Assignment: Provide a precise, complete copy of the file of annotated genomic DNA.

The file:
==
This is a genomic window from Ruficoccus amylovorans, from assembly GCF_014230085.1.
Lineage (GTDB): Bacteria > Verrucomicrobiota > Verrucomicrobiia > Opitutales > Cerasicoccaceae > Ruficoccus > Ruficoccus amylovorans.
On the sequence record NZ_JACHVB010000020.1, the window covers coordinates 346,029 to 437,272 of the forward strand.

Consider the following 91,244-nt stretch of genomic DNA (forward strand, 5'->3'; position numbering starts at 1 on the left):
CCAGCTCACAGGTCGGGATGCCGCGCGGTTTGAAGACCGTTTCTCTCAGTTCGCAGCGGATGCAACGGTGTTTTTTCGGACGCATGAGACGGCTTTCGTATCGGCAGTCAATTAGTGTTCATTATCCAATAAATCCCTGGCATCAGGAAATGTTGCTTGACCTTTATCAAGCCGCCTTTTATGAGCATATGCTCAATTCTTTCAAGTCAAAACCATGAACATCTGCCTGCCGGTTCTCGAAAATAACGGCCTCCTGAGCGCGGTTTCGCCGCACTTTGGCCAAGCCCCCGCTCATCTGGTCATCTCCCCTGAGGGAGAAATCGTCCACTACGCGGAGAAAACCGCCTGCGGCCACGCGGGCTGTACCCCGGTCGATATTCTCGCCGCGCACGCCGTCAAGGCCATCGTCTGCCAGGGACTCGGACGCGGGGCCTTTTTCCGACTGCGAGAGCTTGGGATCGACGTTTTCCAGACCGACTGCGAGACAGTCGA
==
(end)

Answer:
This is a genomic window from Ruficoccus amylovorans, from assembly GCF_014230085.1.
Lineage (GTDB): Bacteria > Verrucomicrobiota > Verrucomicrobiia > Opitutales > Cerasicoccaceae > Ruficoccus > Ruficoccus amylovorans.
On the sequence record NZ_JACHVB010000020.1, the window covers coordinates 346,029 to 437,272 of the forward strand.

Consider the following 91,244-nt stretch of genomic DNA (forward strand, 5'->3'; position numbering starts at 1 on the left):
CCAGCTCACAGGTCGGGATGCCGCGCGGTTTGAAGACCGTTTCTCTCAGTTCGCAGCGGATGCAACGGTGTTTTTTCGGACGCATGAGACGGCTTTCGTATCGGCAGTCAATTAGTGTTCATTATCCAATAAATCCCTGGCATCAGGAAATGTTGCTTGACCTTTATCAAGCCGCCTTTTATGAGCATATGCTCAATTCTTTCAAGTCAAAACCATGAACATCTGCCTGCCGGTTCTCGAAAATAACGGCCTCCTGAGCGCGGTTTCGCCGCACTTTGGCCAAGCCCCCGCTCATCTGGTCATCTCCCCTGAGGGAGAAATCGTCCACTACGCGGAGAAAACCGCCTGCGGCCACGCGGGCTGTACCCCGGTCGATATTCTCGCCGCGCACGCCGTCAAGGCCATCGTCTGCCAGGGACTCGGACGCGGGGCCTTTTTCCGACTGCGAGAGCTTGGGATCGACGTTTTCCAGACCGACTGCGAGACAGTCGA